On her twenty-second birthday, in 1874, she married twenty-eight-year-old Eduard Käsebier, a financially comfortable and socially well-placed businessman in Brooklyn.[1] The couple soon had three children, Frederick William (1875–?), Gertrude Elizabeth (1878–?) and Hermine Mathilde (1880–?). In 1884 they moved to a farm in New Durham, New Jersey, in order to provide a healthier place to raise their children.

Käsebier later wrote that she was miserable throughout most of her marriage. She said, "If my husband has gone to Heaven, I want to go to Hell. He was terrible...Nothing was ever good enough for him."[1] At that time divorce was considered scandalous, and the two remained married while living separate lives after 1880. This unhappy situation would later serve as an inspiration for one of her most strikingly titled photographs – two constrained oxen, entitled Yoked and Muzzled – Marriage (c1915).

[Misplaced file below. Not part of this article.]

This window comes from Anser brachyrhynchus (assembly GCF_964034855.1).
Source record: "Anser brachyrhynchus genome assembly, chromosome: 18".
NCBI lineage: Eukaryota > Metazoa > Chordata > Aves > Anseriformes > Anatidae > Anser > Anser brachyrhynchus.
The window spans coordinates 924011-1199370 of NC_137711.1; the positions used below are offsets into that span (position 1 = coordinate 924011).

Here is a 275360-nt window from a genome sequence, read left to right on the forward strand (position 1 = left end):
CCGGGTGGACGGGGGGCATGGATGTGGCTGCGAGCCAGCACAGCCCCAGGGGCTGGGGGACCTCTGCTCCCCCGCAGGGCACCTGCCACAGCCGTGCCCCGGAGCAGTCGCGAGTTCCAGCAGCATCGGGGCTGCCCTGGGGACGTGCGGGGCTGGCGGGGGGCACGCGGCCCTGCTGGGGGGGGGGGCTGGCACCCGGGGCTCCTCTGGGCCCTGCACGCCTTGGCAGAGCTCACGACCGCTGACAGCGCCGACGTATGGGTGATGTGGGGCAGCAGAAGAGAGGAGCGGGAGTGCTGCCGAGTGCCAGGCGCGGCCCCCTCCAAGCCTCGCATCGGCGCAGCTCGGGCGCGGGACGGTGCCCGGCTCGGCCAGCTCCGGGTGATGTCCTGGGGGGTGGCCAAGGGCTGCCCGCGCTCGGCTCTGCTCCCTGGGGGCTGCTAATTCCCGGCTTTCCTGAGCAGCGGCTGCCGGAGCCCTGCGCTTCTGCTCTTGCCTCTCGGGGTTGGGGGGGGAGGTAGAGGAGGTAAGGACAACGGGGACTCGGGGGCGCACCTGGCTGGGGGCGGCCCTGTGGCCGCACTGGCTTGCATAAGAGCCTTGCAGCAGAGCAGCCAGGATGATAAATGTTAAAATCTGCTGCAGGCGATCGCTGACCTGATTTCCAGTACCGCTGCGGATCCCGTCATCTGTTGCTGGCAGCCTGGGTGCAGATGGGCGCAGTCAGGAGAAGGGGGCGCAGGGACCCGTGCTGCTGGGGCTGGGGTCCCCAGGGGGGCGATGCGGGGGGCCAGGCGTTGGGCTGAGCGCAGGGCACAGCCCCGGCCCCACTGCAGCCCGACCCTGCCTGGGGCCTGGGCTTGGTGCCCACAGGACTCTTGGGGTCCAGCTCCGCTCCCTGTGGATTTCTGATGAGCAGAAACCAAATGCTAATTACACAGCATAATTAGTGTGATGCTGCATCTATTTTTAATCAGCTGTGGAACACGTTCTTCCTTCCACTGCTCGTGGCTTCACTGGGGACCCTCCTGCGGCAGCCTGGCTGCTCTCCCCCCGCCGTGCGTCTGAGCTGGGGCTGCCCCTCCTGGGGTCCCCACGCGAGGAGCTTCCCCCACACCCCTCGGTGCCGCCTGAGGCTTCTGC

In spite of their differences, her husband supported her financially when she began to attend art school at the age of thirty-seven, a time when most women of her day were well-settled in their social positions. Käsebier never indicated what motivated her to study art, but she devoted herself to it wholeheartedly. Over the objections of her husband in 1889 she moved the family back to Brooklyn in order to attend the newly established Pratt Institute of Art and Design full-time. One of her teachers there was Arthur Wesley Dow, a highly influential artist and art educator. He would later help promote her career by writing about her work and by introducing her to other photographers and patrons.